Regarding the "#9", the notation is incorrect. It should be spelled as a C##, not as a D natural. Otherwise you have a split third, in which case you'd need compelling reasoning for spelling it as such.

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    Why I brought in the F# at all is due to that I interpreted the G as the fifth, and thus slipped into the track on how to voice the chord with just the name of the chord, and not the given tones. The exercise is from the Jazzology book from Hal Leonard. I thought it was a trustworthy source. The B#9b13 is in the answer key. Maybe they are trying to show that "jazz theory" isn't necessarily so strict... – Meaningful Username Apr 3 '14 at 18:12
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    I agree with you completely especially on the last paragraph. If you want a 9th spell it like a 9th not a 10th. – Dom Apr 3 '14 at 18:15
  • @MeaningfulUsername - how / why would you ever interpret "G" as a fifth above "B"? It is always a sixth (a minor one in this case.) – jjmusicnotes Apr 4 '14 at 0:34
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    To be honest, to most jazz musicians the "compelling reason" you suggest in the last paragraph amounts to "That note's a sharp 9; this is jazz, don't make me read double-sharps if you don't have to." Common Practice rules of chord notation only apply up to a point in jazz, especially with a gnarly chord such as this one. (To a similar point, a jazz musician would NOT expect to see this called a b6 over a b13 -- it's just not the language.) – NReilingh Apr 4 '14 at 3:17
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    @NReilingh - If I were writing a jazz tune, I wouldn't write the chord with a b6 for the same reason you outlined. That said, it should be noted that it was never explicitly stated that we were talking about jazz - it merely appeared that way given the context of the OP's question. My comments about "compelling reasons" and nomenclature are intended for a broader interpretation of the question, which I thought was fair given ambiguity of the question. – jjmusicnotes Apr 4 '14 at 3:28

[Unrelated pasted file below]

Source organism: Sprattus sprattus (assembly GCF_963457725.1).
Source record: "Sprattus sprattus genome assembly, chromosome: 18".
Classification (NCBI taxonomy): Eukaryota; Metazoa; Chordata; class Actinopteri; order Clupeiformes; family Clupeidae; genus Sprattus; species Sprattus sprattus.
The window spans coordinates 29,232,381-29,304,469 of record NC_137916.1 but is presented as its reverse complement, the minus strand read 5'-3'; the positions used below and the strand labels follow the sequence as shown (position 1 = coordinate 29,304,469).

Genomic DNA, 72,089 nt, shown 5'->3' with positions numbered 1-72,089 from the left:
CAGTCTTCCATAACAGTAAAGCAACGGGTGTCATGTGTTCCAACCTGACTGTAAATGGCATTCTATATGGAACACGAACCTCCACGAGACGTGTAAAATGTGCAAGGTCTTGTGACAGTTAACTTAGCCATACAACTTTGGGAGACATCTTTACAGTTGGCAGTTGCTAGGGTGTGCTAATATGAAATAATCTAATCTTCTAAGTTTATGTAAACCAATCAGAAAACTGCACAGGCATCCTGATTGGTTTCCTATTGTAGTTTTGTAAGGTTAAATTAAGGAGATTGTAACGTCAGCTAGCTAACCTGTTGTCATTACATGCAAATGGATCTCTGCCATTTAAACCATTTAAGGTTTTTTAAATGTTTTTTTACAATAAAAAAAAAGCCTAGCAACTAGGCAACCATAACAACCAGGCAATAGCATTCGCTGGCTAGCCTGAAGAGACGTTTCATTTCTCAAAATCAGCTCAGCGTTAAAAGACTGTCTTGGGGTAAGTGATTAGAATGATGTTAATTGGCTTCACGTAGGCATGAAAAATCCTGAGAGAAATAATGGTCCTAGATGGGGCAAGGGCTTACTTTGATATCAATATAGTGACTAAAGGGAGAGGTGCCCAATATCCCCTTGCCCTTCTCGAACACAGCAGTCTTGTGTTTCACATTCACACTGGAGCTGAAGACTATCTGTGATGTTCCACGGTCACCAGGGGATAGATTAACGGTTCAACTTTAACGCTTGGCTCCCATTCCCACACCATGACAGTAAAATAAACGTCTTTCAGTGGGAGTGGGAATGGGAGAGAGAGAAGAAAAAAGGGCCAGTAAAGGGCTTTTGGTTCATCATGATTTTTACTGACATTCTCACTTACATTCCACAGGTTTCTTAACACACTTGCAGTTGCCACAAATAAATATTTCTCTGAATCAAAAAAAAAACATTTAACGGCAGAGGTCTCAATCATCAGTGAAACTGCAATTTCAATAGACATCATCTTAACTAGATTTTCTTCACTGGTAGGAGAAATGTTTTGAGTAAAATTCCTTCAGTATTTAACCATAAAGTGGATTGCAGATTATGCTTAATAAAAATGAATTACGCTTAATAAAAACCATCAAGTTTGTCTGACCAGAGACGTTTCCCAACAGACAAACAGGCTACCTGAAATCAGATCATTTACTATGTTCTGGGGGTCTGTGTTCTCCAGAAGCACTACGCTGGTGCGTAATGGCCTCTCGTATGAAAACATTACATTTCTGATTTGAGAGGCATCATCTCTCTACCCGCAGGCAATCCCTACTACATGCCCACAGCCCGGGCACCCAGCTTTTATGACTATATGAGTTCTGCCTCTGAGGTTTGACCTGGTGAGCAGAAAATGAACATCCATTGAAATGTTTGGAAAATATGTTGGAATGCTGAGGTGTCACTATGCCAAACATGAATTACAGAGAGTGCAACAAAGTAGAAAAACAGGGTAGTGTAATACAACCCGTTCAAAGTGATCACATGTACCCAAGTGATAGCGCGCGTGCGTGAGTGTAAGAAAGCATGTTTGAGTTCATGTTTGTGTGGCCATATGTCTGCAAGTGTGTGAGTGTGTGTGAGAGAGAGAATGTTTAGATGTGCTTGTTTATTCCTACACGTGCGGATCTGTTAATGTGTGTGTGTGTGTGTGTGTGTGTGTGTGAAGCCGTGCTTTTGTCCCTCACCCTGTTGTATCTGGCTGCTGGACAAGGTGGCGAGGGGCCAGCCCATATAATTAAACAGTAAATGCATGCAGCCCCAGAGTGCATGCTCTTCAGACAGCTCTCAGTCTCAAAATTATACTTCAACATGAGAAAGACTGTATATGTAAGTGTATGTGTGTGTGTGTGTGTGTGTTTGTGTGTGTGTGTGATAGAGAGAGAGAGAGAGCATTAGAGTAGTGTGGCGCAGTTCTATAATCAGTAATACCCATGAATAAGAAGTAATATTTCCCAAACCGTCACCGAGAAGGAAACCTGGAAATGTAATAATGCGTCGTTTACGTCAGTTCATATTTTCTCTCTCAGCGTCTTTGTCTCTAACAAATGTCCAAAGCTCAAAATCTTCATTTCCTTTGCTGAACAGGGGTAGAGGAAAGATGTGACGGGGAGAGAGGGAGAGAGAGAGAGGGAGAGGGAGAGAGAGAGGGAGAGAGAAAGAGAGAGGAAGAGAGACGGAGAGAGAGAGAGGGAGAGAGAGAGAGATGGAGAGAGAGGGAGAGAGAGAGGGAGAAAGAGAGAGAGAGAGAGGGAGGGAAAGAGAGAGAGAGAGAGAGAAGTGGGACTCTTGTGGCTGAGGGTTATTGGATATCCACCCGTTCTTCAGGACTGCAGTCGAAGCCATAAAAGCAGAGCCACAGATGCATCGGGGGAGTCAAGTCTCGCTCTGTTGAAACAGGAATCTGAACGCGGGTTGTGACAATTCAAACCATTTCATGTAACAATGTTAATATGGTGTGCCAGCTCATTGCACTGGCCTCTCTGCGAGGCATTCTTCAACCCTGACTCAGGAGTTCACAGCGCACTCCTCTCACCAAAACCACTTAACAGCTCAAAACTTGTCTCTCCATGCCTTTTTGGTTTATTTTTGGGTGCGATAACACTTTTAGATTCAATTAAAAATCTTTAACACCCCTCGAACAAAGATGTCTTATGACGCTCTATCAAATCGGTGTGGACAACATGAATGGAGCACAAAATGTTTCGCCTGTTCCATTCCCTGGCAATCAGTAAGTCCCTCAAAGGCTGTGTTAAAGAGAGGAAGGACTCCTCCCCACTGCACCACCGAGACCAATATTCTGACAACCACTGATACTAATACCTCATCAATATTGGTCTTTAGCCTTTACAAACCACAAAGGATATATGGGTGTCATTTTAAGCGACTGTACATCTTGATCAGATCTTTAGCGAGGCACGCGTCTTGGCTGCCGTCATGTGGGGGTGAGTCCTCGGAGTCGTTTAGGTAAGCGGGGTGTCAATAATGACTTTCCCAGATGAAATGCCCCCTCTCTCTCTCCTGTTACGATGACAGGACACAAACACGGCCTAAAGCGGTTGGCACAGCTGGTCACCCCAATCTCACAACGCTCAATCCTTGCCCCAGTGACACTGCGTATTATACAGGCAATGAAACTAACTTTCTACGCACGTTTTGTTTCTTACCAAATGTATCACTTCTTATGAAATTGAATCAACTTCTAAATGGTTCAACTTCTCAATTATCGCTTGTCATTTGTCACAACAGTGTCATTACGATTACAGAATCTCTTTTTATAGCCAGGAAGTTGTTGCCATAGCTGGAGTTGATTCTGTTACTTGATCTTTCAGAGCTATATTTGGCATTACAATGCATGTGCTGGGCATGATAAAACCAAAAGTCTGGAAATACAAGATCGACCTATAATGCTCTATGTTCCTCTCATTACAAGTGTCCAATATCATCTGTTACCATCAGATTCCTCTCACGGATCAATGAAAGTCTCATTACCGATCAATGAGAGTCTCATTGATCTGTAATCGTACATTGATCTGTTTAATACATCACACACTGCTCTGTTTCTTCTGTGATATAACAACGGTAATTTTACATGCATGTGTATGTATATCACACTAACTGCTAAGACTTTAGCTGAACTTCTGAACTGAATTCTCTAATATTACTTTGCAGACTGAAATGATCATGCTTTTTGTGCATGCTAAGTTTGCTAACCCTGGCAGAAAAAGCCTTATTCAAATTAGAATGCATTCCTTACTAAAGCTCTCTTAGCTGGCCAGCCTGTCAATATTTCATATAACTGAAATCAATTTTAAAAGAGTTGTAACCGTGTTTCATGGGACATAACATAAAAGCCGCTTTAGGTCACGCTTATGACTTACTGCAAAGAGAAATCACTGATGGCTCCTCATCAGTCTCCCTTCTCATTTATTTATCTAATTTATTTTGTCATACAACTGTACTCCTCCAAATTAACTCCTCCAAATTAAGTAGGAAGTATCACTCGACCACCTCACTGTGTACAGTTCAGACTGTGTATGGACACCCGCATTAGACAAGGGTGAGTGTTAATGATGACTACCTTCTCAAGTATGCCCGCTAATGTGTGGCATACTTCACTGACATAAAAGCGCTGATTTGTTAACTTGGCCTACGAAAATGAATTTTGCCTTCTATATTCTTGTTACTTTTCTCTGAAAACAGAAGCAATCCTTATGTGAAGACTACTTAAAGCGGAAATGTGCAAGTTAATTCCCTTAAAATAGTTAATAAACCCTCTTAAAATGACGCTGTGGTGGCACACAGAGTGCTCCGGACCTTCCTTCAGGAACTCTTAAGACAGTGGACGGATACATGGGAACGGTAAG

B=root. D# =maj.3rd. G = b6. A = m7. D = m10. There is no b13, as G natural is too soon in the rising note list.Had the G been an F##, then B7#5 is a starter. Then the D on top, which could have been a C##, making #9, could have been B7#5#9. BUT it isn't.As is, it may be called B7b6b10, but that's hardly a common chord name.Someone goofed.

  • Could you explain what you mean by "too soon in the rising note list" ? – microtherion Apr 3 '14 at 23:07
  • @microtherion - Tim means that if the G is considered a 13th, it should rightfully be on top of the chord, which it is not. – jjmusicnotes Apr 4 '14 at 0:35
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    @jjmusicnotes ah, thanks for the explanation, but I don’t think that’s how chord extensions work. What octave a note is played in is a matter of voicing and has nothing to do with the chord identity. – microtherion Apr 4 '14 at 16:17
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    @Tim let me ask you the converse question to explain my view: Do you think that a pianist, when encountering e.g. a C13, is obliged to hit a particular set of keys spanning more than one octave, but a bit less than two? That’s not exactly how it works. – microtherion Apr 4 '14 at 20:55
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    @Tim in my (limited) understanding, the difference between a 4 and an 11 is not what octave the note is played in relative to the root, but the context implication, i.e. that a 4 is usually a sus4, with the 3 omitted, while the 11 is not. – microtherion Apr 4 '14 at 20:57